Board composition is one of the most critical issues for companies and their shareholders today. This top-10 list of recommended practices—backed by candid commentary—is based on 40 recent director and executive interviews and ongoing advice and assessment provided to activist investors and boards.
1. Infuse your board with a shareholder mindset and directors with value-creation track records. Boards are stocked with too many “service providers” … “with no industry experience” … “who have not run anything” and “who lack value-creation experience” and go silent when tough business decisions need to be made, directors say. They “cannot provide the hard core insights to the management team” other than “be careful.” The message: recruit the opposite.
2. Remove over-tenured directors and ensure committee chair rotation. Tough discussions are occurring in boardrooms. Based on my interviews, “tired” and “complacent” long-serving legacy directors and committee chairs are impeding renewal efforts when “they are the most conflicted.” Conflicted directors should leave the room during such discussions, other directors say. Investors are not persuaded by self-interest.
3. Conduct independent performance reviews. Directors and regulators are mandating independent reviews. Set expectations at the outset and link the results to renewal. Don’t rely on retirement age as a performance proxy. “Rigorous evaluation” is a theme in my interviews. If a board blocks independent critical review, or does not act on the results, investors will step into the gap.
4. Engage directly with investors on board performance and composition. If a board cannot lead a value-creation model that is endorsed by major investors, including capital and asset allocation and performance, and show what each director’s contribution is to that, the board is vulnerable. To avoid this outcome, camera-ready boards are having structured meetings with long-term shareholders to listen, learn and act.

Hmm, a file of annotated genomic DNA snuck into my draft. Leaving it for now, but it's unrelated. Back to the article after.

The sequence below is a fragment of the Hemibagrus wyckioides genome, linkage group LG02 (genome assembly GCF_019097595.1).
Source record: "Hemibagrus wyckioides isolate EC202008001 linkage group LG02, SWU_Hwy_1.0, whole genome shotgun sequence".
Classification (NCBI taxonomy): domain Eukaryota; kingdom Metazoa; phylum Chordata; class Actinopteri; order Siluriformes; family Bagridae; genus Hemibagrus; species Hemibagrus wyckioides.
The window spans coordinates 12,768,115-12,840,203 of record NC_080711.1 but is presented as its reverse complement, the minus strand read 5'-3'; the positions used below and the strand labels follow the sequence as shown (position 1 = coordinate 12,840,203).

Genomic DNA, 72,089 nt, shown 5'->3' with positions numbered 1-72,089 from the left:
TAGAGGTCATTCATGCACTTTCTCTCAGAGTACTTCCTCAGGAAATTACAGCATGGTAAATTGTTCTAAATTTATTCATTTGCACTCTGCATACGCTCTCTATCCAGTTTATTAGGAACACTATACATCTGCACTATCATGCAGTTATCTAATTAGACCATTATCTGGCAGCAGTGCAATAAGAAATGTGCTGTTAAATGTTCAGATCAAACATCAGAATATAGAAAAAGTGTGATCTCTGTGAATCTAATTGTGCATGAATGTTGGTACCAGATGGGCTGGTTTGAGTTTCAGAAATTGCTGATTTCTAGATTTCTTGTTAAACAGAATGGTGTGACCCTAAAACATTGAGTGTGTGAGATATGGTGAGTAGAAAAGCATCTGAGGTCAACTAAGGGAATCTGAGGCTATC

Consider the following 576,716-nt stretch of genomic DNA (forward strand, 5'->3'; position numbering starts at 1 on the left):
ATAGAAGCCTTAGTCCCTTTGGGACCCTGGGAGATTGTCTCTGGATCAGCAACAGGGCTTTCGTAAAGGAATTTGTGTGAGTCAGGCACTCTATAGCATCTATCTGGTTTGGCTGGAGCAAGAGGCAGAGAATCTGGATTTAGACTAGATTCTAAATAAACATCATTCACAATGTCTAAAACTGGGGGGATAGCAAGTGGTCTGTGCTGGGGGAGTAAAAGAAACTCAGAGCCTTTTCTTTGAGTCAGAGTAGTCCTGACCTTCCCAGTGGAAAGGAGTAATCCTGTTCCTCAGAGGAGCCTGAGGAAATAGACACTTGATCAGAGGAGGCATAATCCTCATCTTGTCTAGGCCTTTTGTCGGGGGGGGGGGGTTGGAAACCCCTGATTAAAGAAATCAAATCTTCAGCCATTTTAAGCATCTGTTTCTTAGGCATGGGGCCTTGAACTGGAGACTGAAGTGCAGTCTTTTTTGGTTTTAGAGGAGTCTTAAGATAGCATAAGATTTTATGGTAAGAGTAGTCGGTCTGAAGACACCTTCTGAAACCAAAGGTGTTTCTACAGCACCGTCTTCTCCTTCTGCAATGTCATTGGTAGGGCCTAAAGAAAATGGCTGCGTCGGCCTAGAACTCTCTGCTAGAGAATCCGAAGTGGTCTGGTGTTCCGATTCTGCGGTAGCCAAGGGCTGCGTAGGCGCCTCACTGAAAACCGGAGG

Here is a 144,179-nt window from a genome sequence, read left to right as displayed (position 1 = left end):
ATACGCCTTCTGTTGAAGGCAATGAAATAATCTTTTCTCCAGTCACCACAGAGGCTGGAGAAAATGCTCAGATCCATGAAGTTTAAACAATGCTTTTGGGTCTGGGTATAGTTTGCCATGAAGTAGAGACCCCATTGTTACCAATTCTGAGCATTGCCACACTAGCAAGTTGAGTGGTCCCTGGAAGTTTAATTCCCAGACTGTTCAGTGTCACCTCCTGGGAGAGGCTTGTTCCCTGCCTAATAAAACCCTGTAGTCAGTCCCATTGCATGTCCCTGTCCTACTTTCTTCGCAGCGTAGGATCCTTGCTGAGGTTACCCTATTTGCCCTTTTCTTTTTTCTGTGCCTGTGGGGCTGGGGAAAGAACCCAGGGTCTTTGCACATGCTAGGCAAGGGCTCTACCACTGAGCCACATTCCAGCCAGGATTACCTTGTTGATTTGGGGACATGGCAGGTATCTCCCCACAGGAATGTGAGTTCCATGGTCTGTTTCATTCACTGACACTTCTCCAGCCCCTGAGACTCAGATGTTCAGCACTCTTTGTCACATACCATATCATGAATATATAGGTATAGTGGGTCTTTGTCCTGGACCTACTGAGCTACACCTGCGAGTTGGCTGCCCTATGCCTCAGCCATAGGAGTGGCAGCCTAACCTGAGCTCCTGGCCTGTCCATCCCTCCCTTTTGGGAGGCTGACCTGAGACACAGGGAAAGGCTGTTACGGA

5. Address director origination and its impact on independence. Assume that investors will ferret out any and all conflicts, including friendships. If a director has previous or current relationships, to other directors or to management, they lack independence and will not ask tough questions. These directors are “owned” is the common refrain. Boards need to rid themselves of these directors and discontinue recruiting based on prior relationships.
6. Diversify your board to add value. Make sure your board is diverse, and underpinned by the skill sets needed. This means having diversity policies that are prescriptive, have measurable objectives, and define diversity, with increasing numbers that a board holds itself responsible for meeting and on which progress is reported. There are measurable objectives for gender, age and ethnicity that align with the company, its business, its industry, and the markets in which it operates.
7. Focus on company performance over governance box-ticking. Governance has been a cottage industry dominated by self-serving professional advisers and associations, many directors and investors have told me. The pendulum has swung so far that consideration of investment performance is either entirely absent or an afterthought rather than the primary focus. Good boards do not let the governance tail wag the performance dog. Investors want performance, not governance accolades.
8. Conduct a thorough, transparent director competency review, and act on the results. The director competency matrix belongs to investors and directors, not management. An inclusive, dynamic, objective, peer-to-peer, validated matrix review will generate development opportunities, remove directors who are lacking and generate desired skills in the next directors. Boards are wise to ensure that matrix design and administration is expert, free from management control and reflects investor input.
9. Focus on softer director attributes. Skills I have recently developed for directors include: integrity, teamwork, communication and commitment. These attributes can and should be recruited for and validated. A director who is lacking and cannot improve should be promptly replaced.
10. Display leadership and integrity. Ultimately, board renewal is about leadership and integrity. Directors who dig in and entrench are placing their own interests ahead of those of the company. Instead, they should do the right thing when it is time to go. Activism has become mainstream and shareholders may have much greater power in the future than they do now to remove ineffective directors, if directors do not do it themselves.
Richard Leblanc is an associate professor, governance, law & ethics, at York University’s Faculty of Liberal Arts and Professional Studies and a member of the Ontario Bar. E-mail: firstname.lastname@example.org.